On A Lean Journey’s Facebook page this past week we have been discussing the largest roadblock to Lean implementation. Overwhelming the response has been management.
In my experience I have learned that the single most important element for success in Lean is the human element. First and foremost Lean managers have the critical role of motivating and engaging all people to work together toward a common goal. Management must define and explain what that goal is, share a path to achieve it, motivate people to take the journey with them, and assist them by removing obstacles.
Lean requires top-to-bottom leadership of a special kind. Lean leaders need to be firm and inspiring, relentless and resilient, demanding and forgiving, focused and flexible. Above all, they have to be smart and highly respected in the organization. Every successful company has at least one of these leaders. These people must be a passionate part of the Lean leadership team.
Commitment from management is a “MUST”. In fact, it is the driving force. Procedures, tools, and database are all useless if the management does not want to see an improvement culture in the organization. The employees of the organization will not care, if the management themselves do not show the attitude to follow the right path.
The truth is demonstrating commitment is hard work. Wavering commitment is usually seen as no commitment at all. The only way to achieve a reputation for commitment is through determination and persistence. Genuine commitment stands the test of time.
Commitment is demonstrated by a combination of two actions. The first action is called supporting. The second action underlying commitment is called improving. It is the combination of both supporting and improving behaviors that makes up the practice of commitment. Company leaders demonstrate their commitment to change and improvement by making these behaviors visible to everyone. Leading by example is the ultimate demonstration of your commitment.
Most management teams don’t understand Lean. When we don’t understand something it is next to impossible to support it. This lack of understanding of Lean by management allows even the most subtle of things to derail Lean efforts.
However those managers who truly know Lean understand the benefit comes from developing people to think and improve their own process the more they define the role as influencing or coaching. Management must focus on how solutions are developed. Develop, via coaching, the capability in people to develop new solutions. Leaders can have the biggest impact coaching or influencing the process of improvement to capture the ingenuity of those in the organization.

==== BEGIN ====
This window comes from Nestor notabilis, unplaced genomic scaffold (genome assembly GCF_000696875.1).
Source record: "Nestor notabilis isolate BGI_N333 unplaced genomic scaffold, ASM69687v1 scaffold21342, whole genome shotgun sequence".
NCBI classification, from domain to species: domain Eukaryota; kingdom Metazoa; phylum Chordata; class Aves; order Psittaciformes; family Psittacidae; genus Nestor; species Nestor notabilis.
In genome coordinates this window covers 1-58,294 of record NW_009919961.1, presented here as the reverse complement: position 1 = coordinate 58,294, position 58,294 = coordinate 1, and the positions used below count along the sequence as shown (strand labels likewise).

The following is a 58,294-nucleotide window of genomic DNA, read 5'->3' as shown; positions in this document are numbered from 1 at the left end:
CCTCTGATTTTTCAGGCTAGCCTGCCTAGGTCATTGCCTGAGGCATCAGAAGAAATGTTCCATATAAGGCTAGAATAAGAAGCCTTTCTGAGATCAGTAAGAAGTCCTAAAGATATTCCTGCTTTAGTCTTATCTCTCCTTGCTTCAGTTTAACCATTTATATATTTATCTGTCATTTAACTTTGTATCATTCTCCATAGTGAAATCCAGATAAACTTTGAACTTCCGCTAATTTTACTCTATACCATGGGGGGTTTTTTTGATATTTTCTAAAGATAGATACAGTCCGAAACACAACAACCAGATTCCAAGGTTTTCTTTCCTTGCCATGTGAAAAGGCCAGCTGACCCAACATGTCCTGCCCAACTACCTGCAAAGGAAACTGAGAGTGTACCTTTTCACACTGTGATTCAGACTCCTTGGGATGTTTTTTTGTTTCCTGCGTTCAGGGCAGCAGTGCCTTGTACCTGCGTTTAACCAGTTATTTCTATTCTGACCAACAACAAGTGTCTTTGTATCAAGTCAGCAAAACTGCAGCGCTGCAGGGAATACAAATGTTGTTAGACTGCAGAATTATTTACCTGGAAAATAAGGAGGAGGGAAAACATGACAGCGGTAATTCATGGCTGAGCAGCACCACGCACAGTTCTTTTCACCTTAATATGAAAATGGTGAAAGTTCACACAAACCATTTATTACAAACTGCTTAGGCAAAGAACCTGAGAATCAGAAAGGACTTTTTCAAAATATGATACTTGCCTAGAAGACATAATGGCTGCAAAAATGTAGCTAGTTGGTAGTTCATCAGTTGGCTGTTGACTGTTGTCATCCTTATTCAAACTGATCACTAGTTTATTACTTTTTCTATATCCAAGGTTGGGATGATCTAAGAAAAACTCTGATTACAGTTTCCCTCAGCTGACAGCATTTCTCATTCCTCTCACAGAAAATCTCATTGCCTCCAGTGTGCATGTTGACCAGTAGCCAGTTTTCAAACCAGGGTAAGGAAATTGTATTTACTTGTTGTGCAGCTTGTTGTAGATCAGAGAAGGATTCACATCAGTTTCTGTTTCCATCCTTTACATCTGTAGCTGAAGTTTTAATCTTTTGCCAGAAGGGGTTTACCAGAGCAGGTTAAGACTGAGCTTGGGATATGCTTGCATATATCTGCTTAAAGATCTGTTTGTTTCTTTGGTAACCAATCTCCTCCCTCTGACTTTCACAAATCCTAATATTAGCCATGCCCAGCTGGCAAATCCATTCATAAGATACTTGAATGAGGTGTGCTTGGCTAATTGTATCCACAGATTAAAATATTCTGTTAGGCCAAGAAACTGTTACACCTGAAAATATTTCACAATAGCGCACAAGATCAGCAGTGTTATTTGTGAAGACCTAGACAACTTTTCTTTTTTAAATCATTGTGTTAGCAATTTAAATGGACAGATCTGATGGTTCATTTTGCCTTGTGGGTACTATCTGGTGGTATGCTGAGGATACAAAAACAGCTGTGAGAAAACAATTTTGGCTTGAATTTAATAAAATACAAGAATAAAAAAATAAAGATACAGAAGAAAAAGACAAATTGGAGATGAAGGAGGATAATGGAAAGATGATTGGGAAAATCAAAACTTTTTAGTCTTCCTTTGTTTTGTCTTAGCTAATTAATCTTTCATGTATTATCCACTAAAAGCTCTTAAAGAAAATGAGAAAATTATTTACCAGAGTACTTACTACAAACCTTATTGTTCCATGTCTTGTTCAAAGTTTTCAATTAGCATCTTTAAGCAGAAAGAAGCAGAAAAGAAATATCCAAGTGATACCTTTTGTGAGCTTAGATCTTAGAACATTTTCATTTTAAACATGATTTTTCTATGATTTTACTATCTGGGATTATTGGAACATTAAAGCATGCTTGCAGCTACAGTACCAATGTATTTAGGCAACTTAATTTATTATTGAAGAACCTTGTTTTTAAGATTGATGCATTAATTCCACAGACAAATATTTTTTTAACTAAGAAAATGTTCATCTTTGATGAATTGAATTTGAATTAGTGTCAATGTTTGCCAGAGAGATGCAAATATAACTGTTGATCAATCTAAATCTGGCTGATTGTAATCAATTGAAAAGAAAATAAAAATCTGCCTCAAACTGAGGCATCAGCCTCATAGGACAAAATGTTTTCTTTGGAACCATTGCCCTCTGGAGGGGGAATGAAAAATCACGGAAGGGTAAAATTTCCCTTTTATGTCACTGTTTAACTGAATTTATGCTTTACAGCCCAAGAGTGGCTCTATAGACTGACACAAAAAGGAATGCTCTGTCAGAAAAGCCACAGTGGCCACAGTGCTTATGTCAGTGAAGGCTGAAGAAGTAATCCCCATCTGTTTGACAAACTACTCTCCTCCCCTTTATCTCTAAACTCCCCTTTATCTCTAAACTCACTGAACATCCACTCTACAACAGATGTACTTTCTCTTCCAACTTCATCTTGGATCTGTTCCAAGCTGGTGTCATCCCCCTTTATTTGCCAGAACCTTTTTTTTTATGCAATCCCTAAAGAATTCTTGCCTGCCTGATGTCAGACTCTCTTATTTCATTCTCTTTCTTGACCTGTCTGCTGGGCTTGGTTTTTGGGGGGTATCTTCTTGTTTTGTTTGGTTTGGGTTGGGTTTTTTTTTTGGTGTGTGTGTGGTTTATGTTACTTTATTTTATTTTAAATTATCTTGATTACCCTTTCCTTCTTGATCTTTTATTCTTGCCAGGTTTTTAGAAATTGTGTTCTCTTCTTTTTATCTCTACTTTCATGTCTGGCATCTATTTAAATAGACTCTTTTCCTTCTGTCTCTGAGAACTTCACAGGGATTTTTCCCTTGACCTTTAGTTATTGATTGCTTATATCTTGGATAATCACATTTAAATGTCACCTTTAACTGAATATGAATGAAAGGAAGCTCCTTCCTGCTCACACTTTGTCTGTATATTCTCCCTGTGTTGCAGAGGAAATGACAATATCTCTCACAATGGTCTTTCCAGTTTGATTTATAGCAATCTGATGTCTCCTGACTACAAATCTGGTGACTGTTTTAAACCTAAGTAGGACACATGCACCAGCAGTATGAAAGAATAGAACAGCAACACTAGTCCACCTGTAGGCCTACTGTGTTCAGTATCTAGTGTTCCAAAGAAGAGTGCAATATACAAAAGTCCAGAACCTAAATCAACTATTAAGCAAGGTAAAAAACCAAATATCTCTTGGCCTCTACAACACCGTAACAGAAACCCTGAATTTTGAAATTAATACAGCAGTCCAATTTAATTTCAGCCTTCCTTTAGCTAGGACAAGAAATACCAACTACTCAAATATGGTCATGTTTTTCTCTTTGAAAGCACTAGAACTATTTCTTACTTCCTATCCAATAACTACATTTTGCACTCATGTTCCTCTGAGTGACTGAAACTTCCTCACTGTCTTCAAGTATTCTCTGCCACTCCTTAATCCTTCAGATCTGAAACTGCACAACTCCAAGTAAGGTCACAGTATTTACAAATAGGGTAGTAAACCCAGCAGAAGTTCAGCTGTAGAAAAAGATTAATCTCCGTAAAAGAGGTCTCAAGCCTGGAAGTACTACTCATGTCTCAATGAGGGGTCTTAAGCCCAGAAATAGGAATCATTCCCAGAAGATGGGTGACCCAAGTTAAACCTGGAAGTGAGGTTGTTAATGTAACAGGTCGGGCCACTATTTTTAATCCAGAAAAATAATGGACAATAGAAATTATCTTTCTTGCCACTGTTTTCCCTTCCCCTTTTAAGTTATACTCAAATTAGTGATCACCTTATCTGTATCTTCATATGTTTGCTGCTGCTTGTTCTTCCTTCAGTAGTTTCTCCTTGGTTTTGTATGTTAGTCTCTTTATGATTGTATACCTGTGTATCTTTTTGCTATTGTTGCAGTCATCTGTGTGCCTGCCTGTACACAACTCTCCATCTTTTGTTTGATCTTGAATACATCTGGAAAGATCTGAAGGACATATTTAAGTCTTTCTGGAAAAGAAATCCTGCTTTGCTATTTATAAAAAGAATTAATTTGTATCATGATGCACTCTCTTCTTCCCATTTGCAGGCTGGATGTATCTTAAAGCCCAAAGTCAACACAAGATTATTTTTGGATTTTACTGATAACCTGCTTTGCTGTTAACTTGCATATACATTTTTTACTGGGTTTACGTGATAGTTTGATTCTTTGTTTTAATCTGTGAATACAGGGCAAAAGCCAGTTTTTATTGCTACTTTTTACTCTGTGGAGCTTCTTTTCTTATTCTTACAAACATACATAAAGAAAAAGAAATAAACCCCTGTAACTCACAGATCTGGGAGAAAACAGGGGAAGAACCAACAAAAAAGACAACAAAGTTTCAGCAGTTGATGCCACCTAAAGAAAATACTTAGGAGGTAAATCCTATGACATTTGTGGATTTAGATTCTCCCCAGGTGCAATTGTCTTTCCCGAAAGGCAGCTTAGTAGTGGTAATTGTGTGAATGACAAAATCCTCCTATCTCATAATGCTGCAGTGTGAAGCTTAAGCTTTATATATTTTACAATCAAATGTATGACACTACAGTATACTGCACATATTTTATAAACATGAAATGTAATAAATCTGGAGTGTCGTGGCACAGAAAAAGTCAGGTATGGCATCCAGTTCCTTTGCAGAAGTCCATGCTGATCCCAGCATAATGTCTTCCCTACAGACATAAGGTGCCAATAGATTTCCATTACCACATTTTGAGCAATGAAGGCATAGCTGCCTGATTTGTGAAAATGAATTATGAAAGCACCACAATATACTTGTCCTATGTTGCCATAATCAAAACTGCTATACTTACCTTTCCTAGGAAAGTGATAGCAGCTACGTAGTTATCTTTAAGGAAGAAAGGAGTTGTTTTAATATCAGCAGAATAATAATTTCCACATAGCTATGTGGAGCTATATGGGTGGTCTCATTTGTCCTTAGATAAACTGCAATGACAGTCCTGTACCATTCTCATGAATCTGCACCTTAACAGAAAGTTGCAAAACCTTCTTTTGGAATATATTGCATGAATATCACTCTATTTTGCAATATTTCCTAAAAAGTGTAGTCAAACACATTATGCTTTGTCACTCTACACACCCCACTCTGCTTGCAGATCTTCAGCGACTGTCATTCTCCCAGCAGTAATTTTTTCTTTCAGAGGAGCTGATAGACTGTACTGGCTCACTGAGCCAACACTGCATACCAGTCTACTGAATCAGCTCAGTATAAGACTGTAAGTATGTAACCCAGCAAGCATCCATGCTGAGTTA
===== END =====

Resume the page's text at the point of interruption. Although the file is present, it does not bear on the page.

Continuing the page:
Getting executives in your company to want to support and then adopt Lean Thinking may be difficult but not impossible. We would all like to work at a company where the top people in the organization don’t just do Lean but live Lean but many of us work at a place where they don’t even necessarily do Lean.
The level of involvement in Lean by the management team shapes the Lean implementation and those who may lead it. In my experience the less knowledgeable the management about REAL Lean (Bob Emiliani’s term) the more they think of it as a set of tools the more they want you to just do it. These are the managers that are usually hands-off with Lean and want to see the short term gains to demonstrate they are improving the process. They are focused on the results and outcomes and not the means by which we achieve them. This task oriented approach to management unfortunately is only sustainable while the doer is doing.
The management system must change as the production system changes in Lean. A Lean management system comprises of the practices and tools used to monitor, measure, and sustain the operation of Lean production. Lean management practices identify where actual performance fails to meet expected performance; assigns and follows up improvement activities to bring actual in line with the expected, or to raise the level of performance.
Management can’t be the roadblock to change. They need to be the champion for change. All managers are teachers, and their actions determine company capability. Whether consciously or not, with their everyday words and actions all managers are teaching their people a mindset and approach.